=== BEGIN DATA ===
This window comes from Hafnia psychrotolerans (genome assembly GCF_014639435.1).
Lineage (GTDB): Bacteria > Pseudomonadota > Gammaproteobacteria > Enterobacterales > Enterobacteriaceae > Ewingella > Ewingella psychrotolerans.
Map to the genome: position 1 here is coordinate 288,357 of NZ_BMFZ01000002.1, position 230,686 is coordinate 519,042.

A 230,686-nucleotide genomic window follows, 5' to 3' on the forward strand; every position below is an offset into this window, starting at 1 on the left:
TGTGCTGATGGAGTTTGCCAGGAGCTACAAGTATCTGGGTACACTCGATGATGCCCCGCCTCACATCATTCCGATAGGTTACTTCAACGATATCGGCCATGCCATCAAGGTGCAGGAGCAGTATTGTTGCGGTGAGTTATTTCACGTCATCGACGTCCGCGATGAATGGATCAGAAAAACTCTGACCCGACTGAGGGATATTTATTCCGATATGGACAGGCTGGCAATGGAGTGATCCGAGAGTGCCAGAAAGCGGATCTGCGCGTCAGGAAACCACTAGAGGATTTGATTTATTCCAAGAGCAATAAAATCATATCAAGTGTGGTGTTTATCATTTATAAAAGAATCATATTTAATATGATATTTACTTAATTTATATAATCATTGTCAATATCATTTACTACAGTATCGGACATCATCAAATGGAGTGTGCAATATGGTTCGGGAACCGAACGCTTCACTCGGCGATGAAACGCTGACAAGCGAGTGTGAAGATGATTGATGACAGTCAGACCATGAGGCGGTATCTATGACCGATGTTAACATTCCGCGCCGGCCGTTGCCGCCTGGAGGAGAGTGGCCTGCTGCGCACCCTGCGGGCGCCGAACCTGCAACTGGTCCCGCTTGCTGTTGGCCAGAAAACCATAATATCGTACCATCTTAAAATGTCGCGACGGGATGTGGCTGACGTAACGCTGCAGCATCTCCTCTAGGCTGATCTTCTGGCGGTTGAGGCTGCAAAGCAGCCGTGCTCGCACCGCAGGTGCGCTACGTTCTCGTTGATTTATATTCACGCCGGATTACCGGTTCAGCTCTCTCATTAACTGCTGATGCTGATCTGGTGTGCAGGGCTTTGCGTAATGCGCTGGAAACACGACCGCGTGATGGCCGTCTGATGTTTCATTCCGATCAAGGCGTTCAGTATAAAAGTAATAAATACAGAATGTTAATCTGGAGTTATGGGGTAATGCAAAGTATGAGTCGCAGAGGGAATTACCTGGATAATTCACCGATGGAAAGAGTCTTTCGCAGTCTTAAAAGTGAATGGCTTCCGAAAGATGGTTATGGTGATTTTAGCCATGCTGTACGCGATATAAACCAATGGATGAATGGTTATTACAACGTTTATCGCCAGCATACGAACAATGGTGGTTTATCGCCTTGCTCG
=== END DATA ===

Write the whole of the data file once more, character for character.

This window comes from Hafnia psychrotolerans (genome assembly GCF_014639435.1).
Lineage (GTDB): Bacteria > Pseudomonadota > Gammaproteobacteria > Enterobacterales > Enterobacteriaceae > Ewingella > Ewingella psychrotolerans.
Map to the genome: position 1 here is coordinate 288,357 of NZ_BMFZ01000002.1, position 230,686 is coordinate 519,042.

A 230,686-nucleotide genomic window follows, 5' to 3' on the forward strand; every position below is an offset into this window, starting at 1 on the left:
TGTGCTGATGGAGTTTGCCAGGAGCTACAAGTATCTGGGTACACTCGATGATGCCCCGCCTCACATCATTCCGATAGGTTACTTCAACGATATCGGCCATGCCATCAAGGTGCAGGAGCAGTATTGTTGCGGTGAGTTATTTCACGTCATCGACGTCCGCGATGAATGGATCAGAAAAACTCTGACCCGACTGAGGGATATTTATTCCGATATGGACAGGCTGGCAATGGAGTGATCCGAGAGTGCCAGAAAGCGGATCTGCGCGTCAGGAAACCACTAGAGGATTTGATTTATTCCAAGAGCAATAAAATCATATCAAGTGTGGTGTTTATCATTTATAAAAGAATCATATTTAATATGATATTTACTTAATTTATATAATCATTGTCAATATCATTTACTACAGTATCGGACATCATCAAATGGAGTGTGCAATATGGTTCGGGAACCGAACGCTTCACTCGGCGATGAAACGCTGACAAGCGAGTGTGAAGATGATTGATGACAGTCAGACCATGAGGCGGTATCTATGACCGATGTTAACATTCCGCGCCGGCCGTTGCCGCCTGGAGGAGAGTGGCCTGCTGCGCACCCTGCGGGCGCCGAACCTGCAACTGGTCCCGCTTGCTGTTGGCCAGAAAACCATAATATCGTACCATCTTAAAATGTCGCGACGGGATGTGGCTGACGTAACGCTGCAGCATCTCCTCTAGGCTGATCTTCTGGCGGTTGAGGCTGCAAAGCAGCCGTGCTCGCACCGCAGGTGCGCTACGTTCTCGTTGATTTATATTCACGCCGGATTACCGGTTCAGCTCTCTCATTAACTGCTGATGCTGATCTGGTGTGCAGGGCTTTGCGTAATGCGCTGGAAACACGACCGCGTGATGGCCGTCTGATGTTTCATTCCGATCAAGGCGTTCAGTATAAAAGTAATAAATACAGAATGTTAATCTGGAGTTATGGGGTAATGCAAAGTATGAGTCGCAGAGGGAATTACCTGGATAATTCACCGATGGAAAGAGTCTTTCGCAGTCTTAAAAGTGAATGGCTTCCGAAAGATGGTTATGGTGATTTTAGCCATGCTGTACGCGATATAAACCAATGGATGAATGGTTATTACAACGTTTATCGCCAGCATACGAACAATGGTGGTTTATCGCCTTGCTCG